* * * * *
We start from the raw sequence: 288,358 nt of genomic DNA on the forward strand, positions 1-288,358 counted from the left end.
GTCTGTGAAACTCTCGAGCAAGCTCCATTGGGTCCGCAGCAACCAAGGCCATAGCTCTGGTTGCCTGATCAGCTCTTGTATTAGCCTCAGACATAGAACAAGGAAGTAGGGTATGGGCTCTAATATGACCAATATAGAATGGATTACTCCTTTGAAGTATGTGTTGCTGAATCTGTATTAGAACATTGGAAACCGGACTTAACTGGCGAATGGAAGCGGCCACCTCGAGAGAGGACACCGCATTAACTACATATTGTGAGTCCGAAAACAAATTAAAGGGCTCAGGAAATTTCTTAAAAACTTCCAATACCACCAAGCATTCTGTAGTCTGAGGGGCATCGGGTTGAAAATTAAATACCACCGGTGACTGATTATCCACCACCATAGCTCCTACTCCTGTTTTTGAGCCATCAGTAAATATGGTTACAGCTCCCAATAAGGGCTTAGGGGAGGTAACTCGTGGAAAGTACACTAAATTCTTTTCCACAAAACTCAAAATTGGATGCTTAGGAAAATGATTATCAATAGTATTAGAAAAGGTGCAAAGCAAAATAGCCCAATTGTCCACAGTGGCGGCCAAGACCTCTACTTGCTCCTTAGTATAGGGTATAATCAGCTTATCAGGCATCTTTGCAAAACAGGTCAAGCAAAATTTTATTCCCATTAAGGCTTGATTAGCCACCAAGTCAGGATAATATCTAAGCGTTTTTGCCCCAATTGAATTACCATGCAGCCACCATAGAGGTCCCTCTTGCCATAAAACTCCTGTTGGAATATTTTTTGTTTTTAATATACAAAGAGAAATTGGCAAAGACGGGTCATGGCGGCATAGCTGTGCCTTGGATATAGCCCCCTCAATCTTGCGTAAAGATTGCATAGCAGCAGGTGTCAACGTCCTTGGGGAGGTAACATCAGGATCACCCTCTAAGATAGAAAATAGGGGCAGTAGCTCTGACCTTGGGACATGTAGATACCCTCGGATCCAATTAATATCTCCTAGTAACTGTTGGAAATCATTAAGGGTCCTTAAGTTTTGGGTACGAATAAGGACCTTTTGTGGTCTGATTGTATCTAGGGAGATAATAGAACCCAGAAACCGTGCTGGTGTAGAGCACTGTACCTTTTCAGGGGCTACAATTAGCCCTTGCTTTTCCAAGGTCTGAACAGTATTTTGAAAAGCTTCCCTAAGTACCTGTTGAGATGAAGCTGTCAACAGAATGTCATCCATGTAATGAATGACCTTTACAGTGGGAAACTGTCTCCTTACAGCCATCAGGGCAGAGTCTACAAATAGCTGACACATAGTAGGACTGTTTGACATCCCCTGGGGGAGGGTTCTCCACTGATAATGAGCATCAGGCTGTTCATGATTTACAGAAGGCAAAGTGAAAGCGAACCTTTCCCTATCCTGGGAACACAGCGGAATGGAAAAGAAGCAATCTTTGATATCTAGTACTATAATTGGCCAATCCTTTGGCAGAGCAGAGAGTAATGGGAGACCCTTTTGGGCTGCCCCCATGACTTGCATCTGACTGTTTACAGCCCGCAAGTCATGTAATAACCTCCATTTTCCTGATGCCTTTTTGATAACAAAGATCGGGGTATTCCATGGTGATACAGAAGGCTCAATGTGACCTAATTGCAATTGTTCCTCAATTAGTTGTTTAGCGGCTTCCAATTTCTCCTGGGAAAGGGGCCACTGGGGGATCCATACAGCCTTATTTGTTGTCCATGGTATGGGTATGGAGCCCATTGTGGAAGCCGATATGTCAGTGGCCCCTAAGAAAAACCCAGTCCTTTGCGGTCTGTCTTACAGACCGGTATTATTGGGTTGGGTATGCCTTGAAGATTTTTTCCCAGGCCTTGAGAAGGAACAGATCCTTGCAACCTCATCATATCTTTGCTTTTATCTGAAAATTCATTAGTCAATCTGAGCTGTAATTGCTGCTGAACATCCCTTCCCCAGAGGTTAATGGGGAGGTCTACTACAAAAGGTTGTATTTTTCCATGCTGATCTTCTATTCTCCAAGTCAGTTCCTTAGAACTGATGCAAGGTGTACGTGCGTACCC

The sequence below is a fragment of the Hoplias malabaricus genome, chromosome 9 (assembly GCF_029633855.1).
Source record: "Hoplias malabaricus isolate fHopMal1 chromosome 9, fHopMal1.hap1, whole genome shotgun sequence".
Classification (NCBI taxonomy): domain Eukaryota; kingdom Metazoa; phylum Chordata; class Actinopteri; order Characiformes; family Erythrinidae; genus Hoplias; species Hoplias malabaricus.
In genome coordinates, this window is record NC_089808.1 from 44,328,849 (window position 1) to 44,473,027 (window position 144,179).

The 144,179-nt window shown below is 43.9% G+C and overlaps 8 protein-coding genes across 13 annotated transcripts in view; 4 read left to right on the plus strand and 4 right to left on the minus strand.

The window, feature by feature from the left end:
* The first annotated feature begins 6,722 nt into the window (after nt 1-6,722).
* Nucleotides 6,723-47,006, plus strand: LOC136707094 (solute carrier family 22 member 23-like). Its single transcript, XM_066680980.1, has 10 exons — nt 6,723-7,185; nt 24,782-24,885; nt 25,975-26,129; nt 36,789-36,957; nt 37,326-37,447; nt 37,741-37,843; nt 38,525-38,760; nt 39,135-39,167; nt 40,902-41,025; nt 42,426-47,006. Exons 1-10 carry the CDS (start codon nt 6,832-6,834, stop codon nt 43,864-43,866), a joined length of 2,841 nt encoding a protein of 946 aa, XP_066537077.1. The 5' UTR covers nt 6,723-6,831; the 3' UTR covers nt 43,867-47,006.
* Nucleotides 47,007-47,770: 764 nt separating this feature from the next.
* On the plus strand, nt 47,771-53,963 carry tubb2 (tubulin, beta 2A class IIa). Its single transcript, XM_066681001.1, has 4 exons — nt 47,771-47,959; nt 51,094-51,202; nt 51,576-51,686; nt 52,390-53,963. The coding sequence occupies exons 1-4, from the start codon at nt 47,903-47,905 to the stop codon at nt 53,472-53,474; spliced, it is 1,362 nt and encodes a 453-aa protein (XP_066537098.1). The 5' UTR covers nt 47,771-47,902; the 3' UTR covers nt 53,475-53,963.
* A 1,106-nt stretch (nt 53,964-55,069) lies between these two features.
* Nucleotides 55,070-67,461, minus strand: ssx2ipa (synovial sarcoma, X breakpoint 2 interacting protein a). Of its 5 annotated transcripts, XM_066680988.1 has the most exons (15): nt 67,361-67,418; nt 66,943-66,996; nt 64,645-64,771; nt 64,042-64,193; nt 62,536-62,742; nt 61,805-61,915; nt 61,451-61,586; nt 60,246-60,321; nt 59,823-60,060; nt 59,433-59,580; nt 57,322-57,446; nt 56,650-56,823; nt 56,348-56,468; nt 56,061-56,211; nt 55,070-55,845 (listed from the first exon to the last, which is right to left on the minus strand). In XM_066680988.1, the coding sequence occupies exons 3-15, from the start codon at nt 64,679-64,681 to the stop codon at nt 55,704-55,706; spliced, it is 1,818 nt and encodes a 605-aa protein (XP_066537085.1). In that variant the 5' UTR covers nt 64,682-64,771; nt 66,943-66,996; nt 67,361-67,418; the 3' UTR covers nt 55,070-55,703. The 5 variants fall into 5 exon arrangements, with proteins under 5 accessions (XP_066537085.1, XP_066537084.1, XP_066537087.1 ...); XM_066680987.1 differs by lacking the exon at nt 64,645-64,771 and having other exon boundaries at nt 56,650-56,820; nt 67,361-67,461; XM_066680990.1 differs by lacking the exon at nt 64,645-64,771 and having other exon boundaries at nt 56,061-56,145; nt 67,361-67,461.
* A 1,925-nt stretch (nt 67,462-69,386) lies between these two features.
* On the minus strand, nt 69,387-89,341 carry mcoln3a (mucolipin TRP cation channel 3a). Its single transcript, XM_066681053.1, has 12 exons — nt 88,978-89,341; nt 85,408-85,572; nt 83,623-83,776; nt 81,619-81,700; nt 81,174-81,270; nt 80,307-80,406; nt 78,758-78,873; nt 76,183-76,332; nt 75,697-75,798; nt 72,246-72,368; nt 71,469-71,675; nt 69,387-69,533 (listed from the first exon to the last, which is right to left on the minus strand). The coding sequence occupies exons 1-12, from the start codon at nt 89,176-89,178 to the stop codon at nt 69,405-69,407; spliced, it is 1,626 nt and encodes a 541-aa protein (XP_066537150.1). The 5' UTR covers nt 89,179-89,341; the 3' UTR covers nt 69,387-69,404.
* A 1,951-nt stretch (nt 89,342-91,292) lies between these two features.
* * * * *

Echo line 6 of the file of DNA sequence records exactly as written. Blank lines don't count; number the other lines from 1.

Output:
In genome coordinates, this window is record NC_089808.1 from 44,328,849 (window position 1) to 44,473,027 (window position 144,179).